A couple of things about Iowa:
- Every Iowan checks to make sure other Iowans have been nice to you like, "Hey where are you going?" <explain etc> "Well that's just great! You've liked Iowa right? The people you've met have been great, right?" Verbatim x 12. Like there is peer pressure to be a Good Samaritan because there is going to be massive collective Iowan shame if you aren't. But hey, everyone's truly been unfailingly kind so I never know what to say other than "Yes everyone here seems like they'd pull out their own kidney if I needed it, please, no need to fret about your brethren."The niceness is kind of freaky but let us all strive to more like Iowans and hold our fellow citizens accountable for immense generosity of heart and home.
- Despite it being the most bike-enthusiastic state we've been in: no roads have paved shoulders; county roads are fabulous; city road suck.
- There might not be sports but there is RAGBRAI.
Anyways, this morning, we ate a fabulous, nerdy pancake breakfast with our couchsurfing host Sarah, big thick pancakes browned on the griddle. Her Log Cabin syrup brought me back to my bottling days in the UCLA cafeteria. Actually I really never need to go back there again.
Going into detail about our route today since Google kept trying to put us on gravel so read on if you're interested, or feel free to skip ahead if you're not.
We didn't leave 'til late and it's hot every day now. We were able to take the Cedar River Trail out about 10 miles to Ely before ending up on some classic no-shoulder Iowa highways (Ely Road/W6E/hwy #?). Pro-tip: stay on that road and follow it to Solon. We stopped at the Big Grove Brewery for a sip and some lunch for Rachel and spent like an hour and a half there. We took 1 down to the turnoff to Morse, and then took Morse road into town. We couldn't find a way to get to West Branch without gravel but maybe you can. At least it's hard packed and short (2 miles, maybe 3). The Herbert Hoover trail is this great, overgrown crushed limestone trail that is surprisingly easy to ride. Take F40/290th to 38, then bear left and follow 38 over 80 until you get to Hwy 6 or 155th street. Google's good from there, except definitely ride down to New Era road, which is paved and pleasant, if a little hilly.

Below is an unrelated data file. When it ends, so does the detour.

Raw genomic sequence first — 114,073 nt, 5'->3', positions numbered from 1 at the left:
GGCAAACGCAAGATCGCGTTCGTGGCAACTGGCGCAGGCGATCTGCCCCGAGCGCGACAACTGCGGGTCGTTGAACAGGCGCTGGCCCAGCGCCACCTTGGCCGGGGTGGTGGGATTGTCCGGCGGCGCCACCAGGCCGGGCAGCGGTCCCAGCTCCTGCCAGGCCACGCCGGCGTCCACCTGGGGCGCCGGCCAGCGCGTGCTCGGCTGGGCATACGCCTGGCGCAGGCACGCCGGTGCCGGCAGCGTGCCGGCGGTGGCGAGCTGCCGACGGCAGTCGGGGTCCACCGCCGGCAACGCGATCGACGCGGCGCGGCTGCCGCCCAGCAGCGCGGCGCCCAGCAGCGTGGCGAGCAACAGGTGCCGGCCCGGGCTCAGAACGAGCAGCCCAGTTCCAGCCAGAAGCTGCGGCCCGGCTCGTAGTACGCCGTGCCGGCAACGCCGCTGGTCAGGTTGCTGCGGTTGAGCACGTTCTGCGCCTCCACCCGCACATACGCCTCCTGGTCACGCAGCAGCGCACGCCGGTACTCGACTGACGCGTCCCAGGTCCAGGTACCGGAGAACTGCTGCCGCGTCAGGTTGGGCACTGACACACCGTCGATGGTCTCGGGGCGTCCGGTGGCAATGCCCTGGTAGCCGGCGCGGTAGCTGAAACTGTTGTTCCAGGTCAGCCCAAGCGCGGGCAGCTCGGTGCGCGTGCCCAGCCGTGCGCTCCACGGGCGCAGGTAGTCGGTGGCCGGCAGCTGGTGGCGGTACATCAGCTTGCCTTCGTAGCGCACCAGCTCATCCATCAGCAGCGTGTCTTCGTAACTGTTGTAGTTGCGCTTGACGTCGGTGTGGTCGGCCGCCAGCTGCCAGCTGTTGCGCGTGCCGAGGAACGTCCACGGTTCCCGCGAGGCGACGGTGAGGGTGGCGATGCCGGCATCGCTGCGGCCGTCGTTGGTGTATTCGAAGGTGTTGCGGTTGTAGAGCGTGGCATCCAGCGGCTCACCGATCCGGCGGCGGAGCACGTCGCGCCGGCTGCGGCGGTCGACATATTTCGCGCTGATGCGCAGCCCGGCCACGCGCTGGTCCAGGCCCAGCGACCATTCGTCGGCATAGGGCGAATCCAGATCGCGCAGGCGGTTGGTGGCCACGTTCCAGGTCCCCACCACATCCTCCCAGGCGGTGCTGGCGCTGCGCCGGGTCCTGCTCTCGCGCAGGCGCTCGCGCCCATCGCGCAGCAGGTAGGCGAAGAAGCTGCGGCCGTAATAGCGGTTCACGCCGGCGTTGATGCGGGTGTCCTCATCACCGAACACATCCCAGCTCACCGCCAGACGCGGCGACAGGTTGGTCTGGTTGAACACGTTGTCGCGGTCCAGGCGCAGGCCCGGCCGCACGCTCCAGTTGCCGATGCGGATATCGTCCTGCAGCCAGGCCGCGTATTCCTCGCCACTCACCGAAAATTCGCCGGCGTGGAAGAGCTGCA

We didn't get into Wildcat State Park until it was almost dark. We've just started to get into firefly territory, and they'd float up out of the grass and out of the cornfields in the hazy dusk, lighting our way to the park. The camping area was one of the strange-ish open ones where all tent sites are right next to each other on the same meadow of lawn grass. They had fresh water, though, and good picnic tables, and fees were only $9 which seems like kind of a steal when you're from California. I tried to go tootlin' off to find Pine Creek but realized I'd have to go down a big hill to get there (aka I would have to climb it on the way back) and the skeeters were out in force so I turned back. I made a really mediocre tofu stir fry for dinner and prepped the tent for the predicted thunderstorms by hooking the tarp grommets onto the tent poles and tying the rest of it up via a couple pieces of cord.
We didn't go to bed 'til late but the thunderstorm came even later and it was a heavy metal kind of rain, endlessly pounding the tent and trees around us. My Big Agnes Air Core has been leaky for a while, but it totally gave out last night, so I slept-woke on the ground (soft, muddy, grassy ground, not bad) and ate a granola bar at 3 am to reflate my deflated spirits/reality.
I'd hoped to leave early to beat the heat a little and run some errands in Davenport but it poured like hell from 7 til 9 am, so much so it didn't make sense to leave. Eventually, though, the rain let up enough for it to get hot and sticky inside the tent and I couldn't take the claustrophobia anymore. I talked to Vince for a while, who's doing his own east-to-west trek (Chefs Fore Vets). He's averaging 35 miles a day and has 'til December and is trying to get on Jimmy Kimmel Live on December 7, so go forth, and tweet about and for(e) him.